Google introduced a free mobile friendly testing tool which indicates how a website measures up to Google’s criteria. Whilst this is extremely useful, there are other, similar, free tools available and it is important to test your site against more than one such tool, to have an objective assessment of what you have to do.
Mobile usage statistics
- Of over four and half billion mobile phone owners globally, approaching two billion have smartphones, with the capability of carrying out internet searches.
- In the last quarter of 2014, over 150 million people used mobile devices (smartphone or tablet) for online searches.
- In the UK, around 40% of online purchases were completed on mobile devices.
- There has been a jump in purchases made using smartphones or tablets to between 40 – 50% of all online sales for many of the largest online companies, such as Amazon, e-Bay and Ticketmaster.
The latest update - core facts
- You either pass or fail, there is no 'slightly mobile friendly' according to Google.
- Is applied on a page by page base, not across a whole domain.
- Works by applying a penalty to pages that aren't mobile friendly (i.e. those pages go further down in the search results, whereas mobile friendly pages go up).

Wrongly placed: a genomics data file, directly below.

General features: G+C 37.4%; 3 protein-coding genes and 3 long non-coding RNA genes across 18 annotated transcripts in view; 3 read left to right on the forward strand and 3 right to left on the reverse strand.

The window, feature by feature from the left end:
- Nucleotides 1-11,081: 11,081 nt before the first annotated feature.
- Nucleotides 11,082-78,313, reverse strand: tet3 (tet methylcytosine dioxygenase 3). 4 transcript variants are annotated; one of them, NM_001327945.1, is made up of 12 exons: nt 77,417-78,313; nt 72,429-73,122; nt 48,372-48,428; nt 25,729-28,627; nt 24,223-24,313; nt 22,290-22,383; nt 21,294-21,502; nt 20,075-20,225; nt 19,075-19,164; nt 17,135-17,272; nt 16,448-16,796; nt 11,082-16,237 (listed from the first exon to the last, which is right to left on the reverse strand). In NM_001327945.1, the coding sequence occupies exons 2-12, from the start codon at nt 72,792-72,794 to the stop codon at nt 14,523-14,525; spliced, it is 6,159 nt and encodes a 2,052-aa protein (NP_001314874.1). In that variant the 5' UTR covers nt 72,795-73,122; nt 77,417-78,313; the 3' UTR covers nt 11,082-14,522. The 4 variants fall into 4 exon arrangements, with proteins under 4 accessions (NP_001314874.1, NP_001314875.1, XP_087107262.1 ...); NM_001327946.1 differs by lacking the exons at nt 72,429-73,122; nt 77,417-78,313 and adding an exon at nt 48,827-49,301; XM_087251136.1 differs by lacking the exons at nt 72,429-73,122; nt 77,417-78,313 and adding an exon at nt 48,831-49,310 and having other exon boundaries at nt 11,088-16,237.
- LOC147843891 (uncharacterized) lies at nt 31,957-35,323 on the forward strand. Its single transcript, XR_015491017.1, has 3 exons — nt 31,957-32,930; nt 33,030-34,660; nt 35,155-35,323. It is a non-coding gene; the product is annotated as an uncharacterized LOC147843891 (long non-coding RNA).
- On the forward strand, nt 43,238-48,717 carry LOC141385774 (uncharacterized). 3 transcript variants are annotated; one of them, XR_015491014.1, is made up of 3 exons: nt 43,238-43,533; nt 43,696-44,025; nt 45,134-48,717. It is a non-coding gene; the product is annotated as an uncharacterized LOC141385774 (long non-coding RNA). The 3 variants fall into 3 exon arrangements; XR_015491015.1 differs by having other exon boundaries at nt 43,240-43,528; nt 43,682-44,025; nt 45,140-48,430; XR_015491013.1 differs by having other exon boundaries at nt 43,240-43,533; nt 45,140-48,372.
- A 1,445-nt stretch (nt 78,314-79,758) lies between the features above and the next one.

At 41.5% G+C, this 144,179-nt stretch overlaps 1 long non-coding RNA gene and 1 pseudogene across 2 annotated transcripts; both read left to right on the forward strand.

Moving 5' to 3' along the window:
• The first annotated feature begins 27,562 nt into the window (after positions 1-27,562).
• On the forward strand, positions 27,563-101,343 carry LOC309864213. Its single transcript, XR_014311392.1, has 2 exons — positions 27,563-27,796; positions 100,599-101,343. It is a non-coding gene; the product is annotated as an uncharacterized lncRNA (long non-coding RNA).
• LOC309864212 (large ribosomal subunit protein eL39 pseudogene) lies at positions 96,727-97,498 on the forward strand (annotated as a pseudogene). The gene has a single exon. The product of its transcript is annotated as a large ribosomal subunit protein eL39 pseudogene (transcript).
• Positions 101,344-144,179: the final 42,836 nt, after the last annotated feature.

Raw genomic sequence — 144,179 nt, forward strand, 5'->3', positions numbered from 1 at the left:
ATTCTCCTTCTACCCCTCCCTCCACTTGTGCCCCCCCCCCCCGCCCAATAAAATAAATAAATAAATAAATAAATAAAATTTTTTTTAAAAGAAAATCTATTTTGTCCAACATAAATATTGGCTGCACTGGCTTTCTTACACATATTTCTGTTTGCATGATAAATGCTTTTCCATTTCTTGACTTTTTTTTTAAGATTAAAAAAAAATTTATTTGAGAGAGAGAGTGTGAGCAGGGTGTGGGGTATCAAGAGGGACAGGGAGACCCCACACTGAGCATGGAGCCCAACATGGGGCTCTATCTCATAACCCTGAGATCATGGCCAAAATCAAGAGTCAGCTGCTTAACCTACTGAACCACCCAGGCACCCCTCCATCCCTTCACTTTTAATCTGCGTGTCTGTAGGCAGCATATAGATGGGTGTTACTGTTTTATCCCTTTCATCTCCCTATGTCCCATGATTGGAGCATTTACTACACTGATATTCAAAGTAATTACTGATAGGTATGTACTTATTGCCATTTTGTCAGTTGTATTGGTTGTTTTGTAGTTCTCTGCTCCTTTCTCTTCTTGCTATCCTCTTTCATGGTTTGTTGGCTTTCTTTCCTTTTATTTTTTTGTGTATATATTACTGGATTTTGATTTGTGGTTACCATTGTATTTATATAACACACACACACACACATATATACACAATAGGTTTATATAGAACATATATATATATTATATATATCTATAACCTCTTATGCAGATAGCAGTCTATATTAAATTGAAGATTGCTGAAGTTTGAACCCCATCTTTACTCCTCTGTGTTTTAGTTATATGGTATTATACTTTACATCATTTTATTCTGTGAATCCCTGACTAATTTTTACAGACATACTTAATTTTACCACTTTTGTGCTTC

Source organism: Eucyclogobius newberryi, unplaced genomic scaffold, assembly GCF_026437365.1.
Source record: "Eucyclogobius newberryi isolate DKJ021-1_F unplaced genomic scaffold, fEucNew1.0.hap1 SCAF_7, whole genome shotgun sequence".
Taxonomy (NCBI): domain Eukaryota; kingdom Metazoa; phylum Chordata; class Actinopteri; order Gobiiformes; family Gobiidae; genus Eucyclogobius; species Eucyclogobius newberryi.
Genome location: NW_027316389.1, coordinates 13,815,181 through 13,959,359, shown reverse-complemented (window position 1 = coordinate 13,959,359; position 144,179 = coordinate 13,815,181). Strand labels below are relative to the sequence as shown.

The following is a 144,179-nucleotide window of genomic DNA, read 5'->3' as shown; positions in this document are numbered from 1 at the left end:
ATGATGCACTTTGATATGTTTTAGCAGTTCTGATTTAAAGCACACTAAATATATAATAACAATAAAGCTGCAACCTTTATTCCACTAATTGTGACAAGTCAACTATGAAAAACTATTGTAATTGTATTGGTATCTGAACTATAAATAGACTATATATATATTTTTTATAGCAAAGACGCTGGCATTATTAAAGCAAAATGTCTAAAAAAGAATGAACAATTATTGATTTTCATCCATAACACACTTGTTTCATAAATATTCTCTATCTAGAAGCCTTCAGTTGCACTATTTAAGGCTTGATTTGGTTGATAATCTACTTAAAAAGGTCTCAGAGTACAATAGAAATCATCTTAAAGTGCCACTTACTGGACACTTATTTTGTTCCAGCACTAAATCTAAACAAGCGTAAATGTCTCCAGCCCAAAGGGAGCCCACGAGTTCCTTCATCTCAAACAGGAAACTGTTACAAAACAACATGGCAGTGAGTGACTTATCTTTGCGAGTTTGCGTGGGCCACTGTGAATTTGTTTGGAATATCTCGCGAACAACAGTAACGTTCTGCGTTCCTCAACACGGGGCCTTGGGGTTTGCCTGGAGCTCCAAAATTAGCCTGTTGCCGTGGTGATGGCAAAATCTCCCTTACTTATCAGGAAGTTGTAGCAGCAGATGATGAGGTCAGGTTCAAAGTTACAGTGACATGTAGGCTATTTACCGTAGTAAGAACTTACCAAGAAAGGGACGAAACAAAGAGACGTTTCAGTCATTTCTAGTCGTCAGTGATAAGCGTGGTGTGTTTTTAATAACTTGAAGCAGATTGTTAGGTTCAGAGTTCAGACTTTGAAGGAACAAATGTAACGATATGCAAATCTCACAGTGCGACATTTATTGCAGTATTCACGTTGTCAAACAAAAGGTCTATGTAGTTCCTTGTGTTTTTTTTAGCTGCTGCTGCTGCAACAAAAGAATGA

- Impacts searches from mobiles only (so visitors using tablets, PCs or Macs will be unaffected by the latest algorithm update).
Whilst actual figures are constantly changing, there has also been a significant increase in the number of companies who have adapted their websites to be mobile friendly, since the announcement that Google would be introducing this new algorithm. Confirmation – if it were needed – of the power and influence that Google has over internet marketing!
How much impact does it have?
There have been some big winners and losers as a result of the latest algorithm, here are the changes in percentage terms for large websites according to Searchmetrics:
% Losses for non-mobile friendly sites
% Gains for mobile friendly sites
How much will it impact me?
Having analysed the impact of Google's latest algorithm update across a range of sites, apart from a few sites with major changes, the overall impact is smaller than expected and you can expect to see:
- Around a 3-6% improvement in traffic if your site is mobile friendly.
- Around a 5-12% loss in traffic if your site isn't mobile friendly.
This is in terms of visits to your site as a whole (not just from mobile visitors), meaning that the total difference from having a mobile friendly site is around 8% - 18%.
The gain your traffic will receive as a result of being mobile friendly (or loss if it isn't) all depends on what your competitors are doing. If all your competitors have already taken the plunge and made their sites responsive, then you'll only see a small gain if your site is mobile friendly, but a larger loss if it isn't. On the other hand, if you're the only one creating a responsive site, then you'll see a larger gain in traffic as a result of it.
It's worth remembering that an improved SEO is only a small part of the picture. Having a responsive website design means visitors on mobiles, tablets, standard monitors and large monitors will all see a website which is tailored just to them and the increase in leads or sales from a responsive website will therefore be larger than is reflected just in the improved SEO.